Alasdair MacIntyre has written widely in philosophy since his first book, Marxism: An Interpretation, appeared in 1953. He has taught at Oxford, Princeton, Brandeis, Boston, Wellesley, Vanderbilt, Duke, and the University of Notre Dame. In 1989, he was a Luce Visiting Scholar at the Whitney Humanities Center of Yale University. He has also served as president of the Eastern Division of the American Philosophical Association.
Professor MacIntyre is the author of over thirty books, including the influential triumvirate of recent works: After Virtue: A Study in Moral Theory (1981), Whose Justice? Which Rationality? (1988), and Three Rival Versions of Moral Enquiry: Encyclopaedia, Genealogy, and Tradition (1990). He has made prominent contributions to the history of philosophy, moral philosophy, political theory, philosophy of the social sciences, and philosophy of religion. He recently published an examination of the philosophical work of Edith Stein set against the background of twentieth-century phenomenology entitled Edith Stein: A Philosophical Prologue, 1913–1922 (2006), as well as two volumes of his collected papers, The Tasks of Philosophy: Selected Essays (2006) and Ethics and Politics: Selected Essays (2006). His most recent book is God, Philosophy, Universities: A Selective History of the Catholic Philosophical Tradition (2009).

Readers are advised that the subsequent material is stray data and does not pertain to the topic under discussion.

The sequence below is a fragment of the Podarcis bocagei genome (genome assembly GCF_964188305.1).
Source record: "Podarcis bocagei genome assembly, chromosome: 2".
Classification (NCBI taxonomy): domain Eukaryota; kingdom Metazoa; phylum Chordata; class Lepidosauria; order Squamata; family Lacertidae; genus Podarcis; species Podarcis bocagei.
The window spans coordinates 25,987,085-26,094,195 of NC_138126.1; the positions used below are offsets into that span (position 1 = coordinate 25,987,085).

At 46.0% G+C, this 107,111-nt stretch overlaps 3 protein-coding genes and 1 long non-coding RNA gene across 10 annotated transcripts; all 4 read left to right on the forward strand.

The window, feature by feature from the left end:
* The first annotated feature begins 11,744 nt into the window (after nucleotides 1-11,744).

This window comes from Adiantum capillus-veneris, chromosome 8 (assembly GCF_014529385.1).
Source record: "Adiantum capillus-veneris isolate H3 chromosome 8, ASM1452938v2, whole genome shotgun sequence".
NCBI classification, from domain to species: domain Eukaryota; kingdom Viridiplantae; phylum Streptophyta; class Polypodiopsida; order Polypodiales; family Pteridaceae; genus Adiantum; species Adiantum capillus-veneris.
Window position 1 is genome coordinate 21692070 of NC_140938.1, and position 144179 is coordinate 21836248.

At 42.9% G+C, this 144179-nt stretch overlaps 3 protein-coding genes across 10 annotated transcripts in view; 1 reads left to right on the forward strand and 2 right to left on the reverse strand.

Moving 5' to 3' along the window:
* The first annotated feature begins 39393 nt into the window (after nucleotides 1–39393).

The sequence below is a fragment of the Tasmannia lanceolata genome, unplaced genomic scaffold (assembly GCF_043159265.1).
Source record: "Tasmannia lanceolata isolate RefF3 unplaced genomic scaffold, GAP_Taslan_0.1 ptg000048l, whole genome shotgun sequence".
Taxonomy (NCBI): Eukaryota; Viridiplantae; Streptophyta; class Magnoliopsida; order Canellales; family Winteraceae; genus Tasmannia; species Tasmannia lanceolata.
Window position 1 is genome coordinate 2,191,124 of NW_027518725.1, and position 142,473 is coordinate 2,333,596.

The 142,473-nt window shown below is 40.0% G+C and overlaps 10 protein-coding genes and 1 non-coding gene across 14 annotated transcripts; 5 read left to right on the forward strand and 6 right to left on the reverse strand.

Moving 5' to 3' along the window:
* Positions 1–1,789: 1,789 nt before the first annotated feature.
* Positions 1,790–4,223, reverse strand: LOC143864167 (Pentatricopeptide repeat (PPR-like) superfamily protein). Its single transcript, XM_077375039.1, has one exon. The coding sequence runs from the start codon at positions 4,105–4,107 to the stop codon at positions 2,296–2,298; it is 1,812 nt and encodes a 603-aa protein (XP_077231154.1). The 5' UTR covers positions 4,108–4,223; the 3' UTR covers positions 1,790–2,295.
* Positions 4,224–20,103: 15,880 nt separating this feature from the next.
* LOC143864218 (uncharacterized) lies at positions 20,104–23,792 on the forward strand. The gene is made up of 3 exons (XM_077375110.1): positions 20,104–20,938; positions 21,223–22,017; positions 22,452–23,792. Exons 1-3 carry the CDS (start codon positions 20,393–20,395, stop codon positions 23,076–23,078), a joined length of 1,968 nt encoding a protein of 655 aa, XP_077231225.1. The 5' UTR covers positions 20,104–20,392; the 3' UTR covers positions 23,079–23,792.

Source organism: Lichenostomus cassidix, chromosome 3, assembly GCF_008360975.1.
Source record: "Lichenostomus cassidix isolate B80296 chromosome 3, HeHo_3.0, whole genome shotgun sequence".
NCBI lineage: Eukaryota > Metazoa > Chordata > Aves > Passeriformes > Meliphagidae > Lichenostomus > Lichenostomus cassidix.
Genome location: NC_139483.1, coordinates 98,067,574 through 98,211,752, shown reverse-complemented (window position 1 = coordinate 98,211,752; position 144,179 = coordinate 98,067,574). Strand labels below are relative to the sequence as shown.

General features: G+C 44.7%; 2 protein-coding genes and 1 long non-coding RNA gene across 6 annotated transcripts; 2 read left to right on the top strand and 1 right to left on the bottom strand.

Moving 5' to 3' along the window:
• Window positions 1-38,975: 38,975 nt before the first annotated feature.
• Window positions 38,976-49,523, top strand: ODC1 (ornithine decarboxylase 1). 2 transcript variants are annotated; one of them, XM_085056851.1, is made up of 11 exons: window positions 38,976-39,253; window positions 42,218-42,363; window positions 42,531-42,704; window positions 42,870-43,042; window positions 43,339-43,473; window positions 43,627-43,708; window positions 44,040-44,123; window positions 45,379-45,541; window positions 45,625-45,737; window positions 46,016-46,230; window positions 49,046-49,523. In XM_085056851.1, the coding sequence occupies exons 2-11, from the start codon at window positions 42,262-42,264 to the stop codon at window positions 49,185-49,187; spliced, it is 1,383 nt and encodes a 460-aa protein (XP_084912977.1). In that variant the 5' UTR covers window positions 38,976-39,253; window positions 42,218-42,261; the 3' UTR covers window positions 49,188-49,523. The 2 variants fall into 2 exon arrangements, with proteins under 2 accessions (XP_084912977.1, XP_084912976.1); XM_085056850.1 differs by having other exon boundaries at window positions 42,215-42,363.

Although he retired from teaching in 2010, Professor MacIntyre remains domiciled at the Notre Dame Center for Ethics and Culture, where he continues to write and to conduct his research. He served as the Center’s first permanent research fellow.
Helen Alvaré, George Mason University School of Law